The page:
2. Measuring the pressure of the air might be challenging. Industrial/automotive pressure sensors are, most of them, for much higher pressures and are not sensitive enough for this application. But building a vertical transparent water tube would do the trick (communicating vessels). To measure the water high a simple UV led+receiver would tell the system “this pressure (water height) has been reached”. Add 2 or 3 led+sensors and you can effectively control the pressure with less than 10US$ in material. Aim for 30cm of water. Normal CPAP devices operate between 6 and 15 cmWater pressure.

      1. You use a weighted flapper relieve valve, balloon or similar to limit the absolute max pressure applied to the pipe going to the patient. It seems likely that you won’t have a good seal into the patients airway anyway as you are providing an oxygen enriched stream of helper air into the airway to assist normal breathing in all but the unconscious patient..

      2. My oven uses very low pressure (or vacuum) switches. Amazon has (had?) HVAC pressure switches for cheap. The ones I use range from 0.1″ of water column to as high as 10″.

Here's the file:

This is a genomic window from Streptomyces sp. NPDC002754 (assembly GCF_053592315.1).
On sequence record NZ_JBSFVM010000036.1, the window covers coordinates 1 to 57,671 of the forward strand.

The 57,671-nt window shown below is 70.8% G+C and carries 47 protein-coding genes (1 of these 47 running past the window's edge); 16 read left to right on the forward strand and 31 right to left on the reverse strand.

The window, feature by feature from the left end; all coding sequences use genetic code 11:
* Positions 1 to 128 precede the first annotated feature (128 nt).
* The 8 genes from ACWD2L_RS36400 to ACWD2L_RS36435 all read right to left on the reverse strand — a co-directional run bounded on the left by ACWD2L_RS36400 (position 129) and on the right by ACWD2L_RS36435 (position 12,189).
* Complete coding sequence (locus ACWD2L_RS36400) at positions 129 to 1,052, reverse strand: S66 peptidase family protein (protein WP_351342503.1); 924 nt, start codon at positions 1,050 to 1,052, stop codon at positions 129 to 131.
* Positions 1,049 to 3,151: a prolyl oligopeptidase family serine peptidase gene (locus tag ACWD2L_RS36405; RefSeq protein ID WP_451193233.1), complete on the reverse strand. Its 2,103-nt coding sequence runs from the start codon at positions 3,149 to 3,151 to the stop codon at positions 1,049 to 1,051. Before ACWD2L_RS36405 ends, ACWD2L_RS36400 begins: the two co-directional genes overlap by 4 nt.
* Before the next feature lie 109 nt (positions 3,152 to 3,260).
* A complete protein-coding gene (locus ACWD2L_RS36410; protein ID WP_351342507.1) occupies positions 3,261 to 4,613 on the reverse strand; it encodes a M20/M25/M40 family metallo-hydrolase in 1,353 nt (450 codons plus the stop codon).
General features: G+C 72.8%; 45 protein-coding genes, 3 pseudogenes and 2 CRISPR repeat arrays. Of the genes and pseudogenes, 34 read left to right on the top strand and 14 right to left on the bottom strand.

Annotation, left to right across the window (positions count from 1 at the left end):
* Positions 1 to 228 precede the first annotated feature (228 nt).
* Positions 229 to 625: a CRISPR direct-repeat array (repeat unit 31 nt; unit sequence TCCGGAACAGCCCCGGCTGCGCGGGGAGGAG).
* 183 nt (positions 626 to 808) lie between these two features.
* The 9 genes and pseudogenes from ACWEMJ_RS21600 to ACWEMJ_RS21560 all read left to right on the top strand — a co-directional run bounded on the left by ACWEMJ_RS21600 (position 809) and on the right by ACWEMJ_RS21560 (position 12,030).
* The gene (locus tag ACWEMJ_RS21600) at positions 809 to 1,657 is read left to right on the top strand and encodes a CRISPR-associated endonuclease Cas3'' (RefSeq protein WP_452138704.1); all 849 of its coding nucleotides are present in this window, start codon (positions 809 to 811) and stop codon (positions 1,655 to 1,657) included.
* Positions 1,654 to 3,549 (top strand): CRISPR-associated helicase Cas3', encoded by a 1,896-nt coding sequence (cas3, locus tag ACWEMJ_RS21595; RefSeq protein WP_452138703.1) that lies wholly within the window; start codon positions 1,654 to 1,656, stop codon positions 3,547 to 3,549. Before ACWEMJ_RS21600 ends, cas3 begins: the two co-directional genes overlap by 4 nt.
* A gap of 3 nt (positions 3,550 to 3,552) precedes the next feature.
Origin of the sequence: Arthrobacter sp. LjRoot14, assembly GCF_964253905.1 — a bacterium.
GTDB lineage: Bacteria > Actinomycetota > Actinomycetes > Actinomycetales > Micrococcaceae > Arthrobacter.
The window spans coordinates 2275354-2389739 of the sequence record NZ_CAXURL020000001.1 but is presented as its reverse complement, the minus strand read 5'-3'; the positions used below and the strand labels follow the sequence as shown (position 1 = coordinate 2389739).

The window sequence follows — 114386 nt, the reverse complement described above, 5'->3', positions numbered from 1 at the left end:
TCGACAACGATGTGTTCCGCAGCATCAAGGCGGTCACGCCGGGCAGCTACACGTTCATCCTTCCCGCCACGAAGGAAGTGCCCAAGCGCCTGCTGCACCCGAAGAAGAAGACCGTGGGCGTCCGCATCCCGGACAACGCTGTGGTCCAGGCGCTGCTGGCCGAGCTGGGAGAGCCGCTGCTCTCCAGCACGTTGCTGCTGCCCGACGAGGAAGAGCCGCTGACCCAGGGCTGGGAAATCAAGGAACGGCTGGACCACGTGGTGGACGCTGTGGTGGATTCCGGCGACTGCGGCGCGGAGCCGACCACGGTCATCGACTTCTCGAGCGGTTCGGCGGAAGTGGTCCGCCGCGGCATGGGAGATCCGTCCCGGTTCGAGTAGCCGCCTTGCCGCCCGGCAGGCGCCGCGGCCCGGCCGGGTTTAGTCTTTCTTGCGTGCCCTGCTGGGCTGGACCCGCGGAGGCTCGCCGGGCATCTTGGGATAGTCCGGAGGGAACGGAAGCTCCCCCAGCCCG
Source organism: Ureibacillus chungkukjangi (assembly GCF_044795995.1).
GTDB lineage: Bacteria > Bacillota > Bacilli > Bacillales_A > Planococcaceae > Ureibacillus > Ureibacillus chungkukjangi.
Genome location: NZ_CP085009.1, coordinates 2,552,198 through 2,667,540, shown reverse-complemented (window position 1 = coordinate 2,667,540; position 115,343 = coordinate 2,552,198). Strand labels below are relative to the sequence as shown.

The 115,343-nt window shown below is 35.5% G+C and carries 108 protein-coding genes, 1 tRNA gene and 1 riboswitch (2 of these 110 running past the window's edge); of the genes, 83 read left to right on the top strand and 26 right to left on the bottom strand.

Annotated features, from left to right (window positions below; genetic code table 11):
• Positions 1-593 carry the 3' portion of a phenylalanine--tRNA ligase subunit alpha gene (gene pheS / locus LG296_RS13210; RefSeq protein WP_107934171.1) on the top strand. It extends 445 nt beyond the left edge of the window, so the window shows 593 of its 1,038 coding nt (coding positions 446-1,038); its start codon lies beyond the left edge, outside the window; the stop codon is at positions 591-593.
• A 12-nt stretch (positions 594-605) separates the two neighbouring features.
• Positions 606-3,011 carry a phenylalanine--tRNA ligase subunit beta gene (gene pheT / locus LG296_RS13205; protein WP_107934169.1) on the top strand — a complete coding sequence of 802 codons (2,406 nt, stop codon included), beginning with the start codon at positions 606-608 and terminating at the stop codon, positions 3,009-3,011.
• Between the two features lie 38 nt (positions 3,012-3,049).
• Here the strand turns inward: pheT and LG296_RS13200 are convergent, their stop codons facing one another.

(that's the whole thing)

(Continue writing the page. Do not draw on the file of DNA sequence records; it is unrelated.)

3. I think the water depth sensors used in washing machines might work, and there is the old standby, the Pirani gauge. That’s just a an electrically heated wire. Gas pressure causes the wire to be cooled by convection, this causes its resistance to change, and its resistance is a measure of pressure.

  5. Why is HAD even posting things like this? Medical devices should not be part of HAD. A waste of time since nobody should be hacking, modifying, or creating medical devices … “nobody” meaning most of us that view this website, myself included.